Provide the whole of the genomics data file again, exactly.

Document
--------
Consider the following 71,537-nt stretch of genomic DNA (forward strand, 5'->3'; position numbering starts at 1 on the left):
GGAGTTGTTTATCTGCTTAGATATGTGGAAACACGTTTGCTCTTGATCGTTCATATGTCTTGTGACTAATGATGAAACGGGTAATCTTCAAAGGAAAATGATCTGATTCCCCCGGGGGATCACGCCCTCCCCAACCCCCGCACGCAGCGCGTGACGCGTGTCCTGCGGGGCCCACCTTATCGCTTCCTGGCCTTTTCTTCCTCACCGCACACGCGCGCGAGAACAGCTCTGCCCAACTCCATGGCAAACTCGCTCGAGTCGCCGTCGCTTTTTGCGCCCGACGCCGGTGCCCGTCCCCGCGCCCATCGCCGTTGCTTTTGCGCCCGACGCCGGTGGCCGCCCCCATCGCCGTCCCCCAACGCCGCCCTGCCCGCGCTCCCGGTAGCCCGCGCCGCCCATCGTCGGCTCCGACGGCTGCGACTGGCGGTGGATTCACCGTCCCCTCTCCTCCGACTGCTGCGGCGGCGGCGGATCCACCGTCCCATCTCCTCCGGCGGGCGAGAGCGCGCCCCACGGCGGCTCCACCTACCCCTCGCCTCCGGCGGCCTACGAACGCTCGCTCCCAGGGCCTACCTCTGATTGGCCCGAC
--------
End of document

Consider the following 71,537-nt stretch of genomic DNA (forward strand, 5'->3'; position numbering starts at 1 on the left):
GGAGTTGTTTATCTGCTTAGATATGTGGAAACACGTTTGCTCTTGATCGTTCATATGTCTTGTGACTAATGATGAAACGGGTAATCTTCAAAGGAAAATGATCTGATTCCCCCGGGGGATCACGCCCTCCCCAACCCCCGCACGCAGCGCGTGACGCGTGTCCTGCGGGGCCCACCTTATCGCTTCCTGGCCTTTTCTTCCTCACCGCACACGCGCGCGAGAACAGCTCTGCCCAACTCCATGGCAAACTCGCTCGAGTCGCCGTCGCTTTTTGCGCCCGACGCCGGTGCCCGTCCCCGCGCCCATCGCCGTTGCTTTTGCGCCCGACGCCGGTGGCCGCCCCCATCGCCGTCCCCCAACGCCGCCCTGCCCGCGCTCCCGGTAGCCCGCGCCGCCCATCGTCGGCTCCGACGGCTGCGACTGGCGGTGGATTCACCGTCCCCTCTCCTCCGACTGCTGCGGCGGCGGCGGATCCACCGTCCCATCTCCTCCGGCGGGCGAGAGCGCGCCCCACGGCGGCTCCACCTACCCCTCGCCTCCGGCGGCCTACGAACGCTCGCTCCCAGGGCCTACCTCTGATTGGCCCGAC